As a result, we will now build a bi-directional (2-way) separated cycleway, along the northern (sea) side of Tamaki Drive, between the Quay Street Cycleway extension (west of The Strand) and Ngapipi Road, including across Ngapipi Bridge, which we plan to widen by a separate project. Find out more about the bridge widening.
Shared path south (rail side) of Tamaki Drive
To make room for the cycleway and 4 traffic lanes, we will convert the existing shared path on the southern (rail) side of Tamaki Drive to a pedestrian-only footpath, reducing the width to between 1.4m-2.4m, depending on location.
Image: Tamaki Drive layout.
The project will affect six pohutukawa trees in total; three trees will be relocated within the project area, the other three trees will be replaced with four smaller pohutukawa trees along the corridor. The pohutukawa trees being replaced are too large to be successfully relocated. Two pohutukawa trees on the southern (rail) side of Tamaki Drive will need to be replaced with smaller specimens. These two trees have grown in such a way that their roots have become exposed to the footpath and they now present a safety issue for pedestrians and people on bikes. Unfortunately, these pohutukawa are too big to relocate and will be replaced.
We will also prune some trees with low-hanging branches for the safety of cyclists and traffic, all tree work will be carried out by qualified arborists. The result is that there can and will be more trees in the project area than there were prior to work beginning.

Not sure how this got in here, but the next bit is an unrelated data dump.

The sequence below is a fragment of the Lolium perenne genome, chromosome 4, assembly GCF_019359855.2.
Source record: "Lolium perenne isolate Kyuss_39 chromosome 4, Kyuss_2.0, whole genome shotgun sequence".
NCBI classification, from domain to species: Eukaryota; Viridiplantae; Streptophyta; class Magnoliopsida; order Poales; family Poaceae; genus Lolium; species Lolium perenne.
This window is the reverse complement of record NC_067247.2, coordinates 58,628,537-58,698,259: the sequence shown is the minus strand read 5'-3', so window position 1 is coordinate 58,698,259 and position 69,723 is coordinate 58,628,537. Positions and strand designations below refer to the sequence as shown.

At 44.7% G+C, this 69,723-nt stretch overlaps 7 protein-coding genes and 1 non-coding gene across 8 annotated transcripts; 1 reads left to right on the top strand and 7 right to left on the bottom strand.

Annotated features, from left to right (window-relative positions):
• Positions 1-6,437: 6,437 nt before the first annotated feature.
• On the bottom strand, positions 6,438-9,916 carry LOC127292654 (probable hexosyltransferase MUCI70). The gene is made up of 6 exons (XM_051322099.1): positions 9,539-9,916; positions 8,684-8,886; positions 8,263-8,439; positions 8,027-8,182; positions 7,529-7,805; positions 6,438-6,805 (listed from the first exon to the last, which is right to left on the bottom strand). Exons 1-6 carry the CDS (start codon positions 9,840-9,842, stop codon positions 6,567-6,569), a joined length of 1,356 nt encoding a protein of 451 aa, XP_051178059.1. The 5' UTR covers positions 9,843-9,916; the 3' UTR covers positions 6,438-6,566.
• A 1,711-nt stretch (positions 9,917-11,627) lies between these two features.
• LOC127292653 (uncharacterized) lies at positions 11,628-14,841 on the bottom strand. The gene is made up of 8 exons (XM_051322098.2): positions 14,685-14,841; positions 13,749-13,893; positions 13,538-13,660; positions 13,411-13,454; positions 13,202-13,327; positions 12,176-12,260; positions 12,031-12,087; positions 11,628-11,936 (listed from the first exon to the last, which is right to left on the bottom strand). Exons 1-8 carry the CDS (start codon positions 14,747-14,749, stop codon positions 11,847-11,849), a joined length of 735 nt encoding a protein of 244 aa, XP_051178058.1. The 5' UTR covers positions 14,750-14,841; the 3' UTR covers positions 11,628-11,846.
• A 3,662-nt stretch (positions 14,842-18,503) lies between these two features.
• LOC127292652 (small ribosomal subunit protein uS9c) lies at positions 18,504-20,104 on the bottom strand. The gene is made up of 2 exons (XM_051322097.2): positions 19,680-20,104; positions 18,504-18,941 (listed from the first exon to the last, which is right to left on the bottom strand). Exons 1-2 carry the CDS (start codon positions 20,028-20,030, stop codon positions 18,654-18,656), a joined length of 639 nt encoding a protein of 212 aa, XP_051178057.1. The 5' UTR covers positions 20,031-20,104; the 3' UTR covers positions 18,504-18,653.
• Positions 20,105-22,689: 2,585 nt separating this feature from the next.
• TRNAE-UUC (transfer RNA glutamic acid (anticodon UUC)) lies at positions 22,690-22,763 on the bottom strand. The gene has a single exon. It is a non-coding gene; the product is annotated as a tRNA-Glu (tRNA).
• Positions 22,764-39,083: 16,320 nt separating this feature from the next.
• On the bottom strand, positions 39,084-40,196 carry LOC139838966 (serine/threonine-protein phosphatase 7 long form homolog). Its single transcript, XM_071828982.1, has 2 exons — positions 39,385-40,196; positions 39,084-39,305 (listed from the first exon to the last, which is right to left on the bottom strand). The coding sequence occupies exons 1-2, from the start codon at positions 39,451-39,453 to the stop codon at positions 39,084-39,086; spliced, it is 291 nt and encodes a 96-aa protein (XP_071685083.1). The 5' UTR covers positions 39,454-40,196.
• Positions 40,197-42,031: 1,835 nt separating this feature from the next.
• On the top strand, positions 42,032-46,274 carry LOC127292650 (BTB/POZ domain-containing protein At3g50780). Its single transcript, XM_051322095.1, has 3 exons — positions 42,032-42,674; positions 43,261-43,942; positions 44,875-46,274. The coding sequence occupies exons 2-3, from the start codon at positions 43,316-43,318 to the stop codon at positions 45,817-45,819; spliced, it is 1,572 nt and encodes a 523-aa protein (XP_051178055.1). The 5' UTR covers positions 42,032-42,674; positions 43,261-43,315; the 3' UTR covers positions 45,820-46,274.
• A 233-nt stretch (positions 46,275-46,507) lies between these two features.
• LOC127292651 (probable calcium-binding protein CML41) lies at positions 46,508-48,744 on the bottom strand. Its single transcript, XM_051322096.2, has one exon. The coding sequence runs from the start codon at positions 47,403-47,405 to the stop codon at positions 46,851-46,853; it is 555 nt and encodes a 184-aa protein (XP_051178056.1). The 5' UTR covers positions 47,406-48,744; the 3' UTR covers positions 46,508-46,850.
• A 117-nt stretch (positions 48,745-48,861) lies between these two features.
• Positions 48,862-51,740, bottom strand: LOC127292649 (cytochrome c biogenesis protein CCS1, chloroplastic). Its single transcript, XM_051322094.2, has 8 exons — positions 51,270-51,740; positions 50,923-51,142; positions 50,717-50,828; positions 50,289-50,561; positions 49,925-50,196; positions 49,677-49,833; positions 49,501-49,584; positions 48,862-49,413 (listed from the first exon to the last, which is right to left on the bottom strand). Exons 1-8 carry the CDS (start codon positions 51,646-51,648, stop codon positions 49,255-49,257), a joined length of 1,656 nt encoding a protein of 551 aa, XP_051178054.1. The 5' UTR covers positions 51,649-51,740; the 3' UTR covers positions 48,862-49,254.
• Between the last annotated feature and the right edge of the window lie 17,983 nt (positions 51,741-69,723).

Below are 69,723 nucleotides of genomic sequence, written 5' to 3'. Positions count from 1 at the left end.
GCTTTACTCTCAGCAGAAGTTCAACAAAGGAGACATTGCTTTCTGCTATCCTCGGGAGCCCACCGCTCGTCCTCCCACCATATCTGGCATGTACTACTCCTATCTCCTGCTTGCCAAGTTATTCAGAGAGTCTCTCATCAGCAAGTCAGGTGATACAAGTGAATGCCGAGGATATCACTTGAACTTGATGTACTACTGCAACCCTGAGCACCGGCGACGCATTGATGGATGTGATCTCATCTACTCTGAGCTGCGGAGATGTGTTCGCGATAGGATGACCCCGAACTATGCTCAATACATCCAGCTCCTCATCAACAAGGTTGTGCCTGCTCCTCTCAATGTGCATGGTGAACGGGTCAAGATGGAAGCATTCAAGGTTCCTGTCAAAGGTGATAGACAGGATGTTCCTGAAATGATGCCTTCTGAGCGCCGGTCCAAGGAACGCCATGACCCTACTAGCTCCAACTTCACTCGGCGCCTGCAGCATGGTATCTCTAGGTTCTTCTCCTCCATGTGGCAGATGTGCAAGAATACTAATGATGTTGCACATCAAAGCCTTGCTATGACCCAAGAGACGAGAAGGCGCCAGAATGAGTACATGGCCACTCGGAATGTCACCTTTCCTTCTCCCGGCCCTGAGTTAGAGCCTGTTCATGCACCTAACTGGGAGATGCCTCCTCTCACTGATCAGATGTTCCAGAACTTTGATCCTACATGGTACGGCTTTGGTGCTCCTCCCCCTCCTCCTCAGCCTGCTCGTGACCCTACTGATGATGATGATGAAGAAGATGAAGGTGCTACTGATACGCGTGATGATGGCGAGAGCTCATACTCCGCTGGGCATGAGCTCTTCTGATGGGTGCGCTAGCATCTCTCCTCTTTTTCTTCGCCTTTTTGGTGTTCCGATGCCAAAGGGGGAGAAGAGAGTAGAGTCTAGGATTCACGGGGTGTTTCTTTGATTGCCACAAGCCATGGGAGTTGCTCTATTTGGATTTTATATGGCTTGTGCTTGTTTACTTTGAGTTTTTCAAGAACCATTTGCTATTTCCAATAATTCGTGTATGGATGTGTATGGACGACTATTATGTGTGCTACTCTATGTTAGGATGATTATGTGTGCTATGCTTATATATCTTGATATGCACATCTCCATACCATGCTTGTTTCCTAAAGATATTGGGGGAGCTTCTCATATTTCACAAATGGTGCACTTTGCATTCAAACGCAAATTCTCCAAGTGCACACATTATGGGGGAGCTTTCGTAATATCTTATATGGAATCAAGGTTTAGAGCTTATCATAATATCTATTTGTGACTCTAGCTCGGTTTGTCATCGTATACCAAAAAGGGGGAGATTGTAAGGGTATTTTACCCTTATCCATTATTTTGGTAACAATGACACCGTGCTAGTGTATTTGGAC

Image: Footpath damage caused by pohutukawa roots
The project will take the opportunity to address interim flooding in low spots along Tamaki Drive by raising the road and berm level by up to 500mm, this is an interim solution more resilient for flooding, it is not a permanent solution for extreme storm events such as king tides, storm and high winds.
This work area will be between the Outboard Boating Club and Ngapipi Bridge.
New pedestrian bridge next to the Point Resolution Estuary Bridge
A new pedestrian bridge will be constructed on the northern (sea) side of the existing Point Resolution Estuary Bridge. The existing shared path on the Point Resolution Estuary Bridge will be converted to continue the bi-directional cycleway.
From 19 May to 18 June 2017, we sought feedback on the proposed route and path design to help us improve the proposal before we progress to the next stage of the project.
In September 2017, AT revised the design to provide a two-way separated cycleway along the northern side of Tamaki Drive. The project had a joint public consultation with Glen Innes Tamaki Drive Shared Path and Ngapipi Bridge Widening.
The public has been supportive of the revised design and we have considered all feedback and used it to improve the design.
Construction of the Tamaki Drive Cycle Route is expected to start late 2018 or early 2019.
We will continue to investigate a crossing facility on the slip lane leading into Solent Street, and upgrading the pedestrian crossings at The Strand and Solent Street intersections to ‘toucan crossings’. These have separate crossing lanes for pedestrians and people on bikes.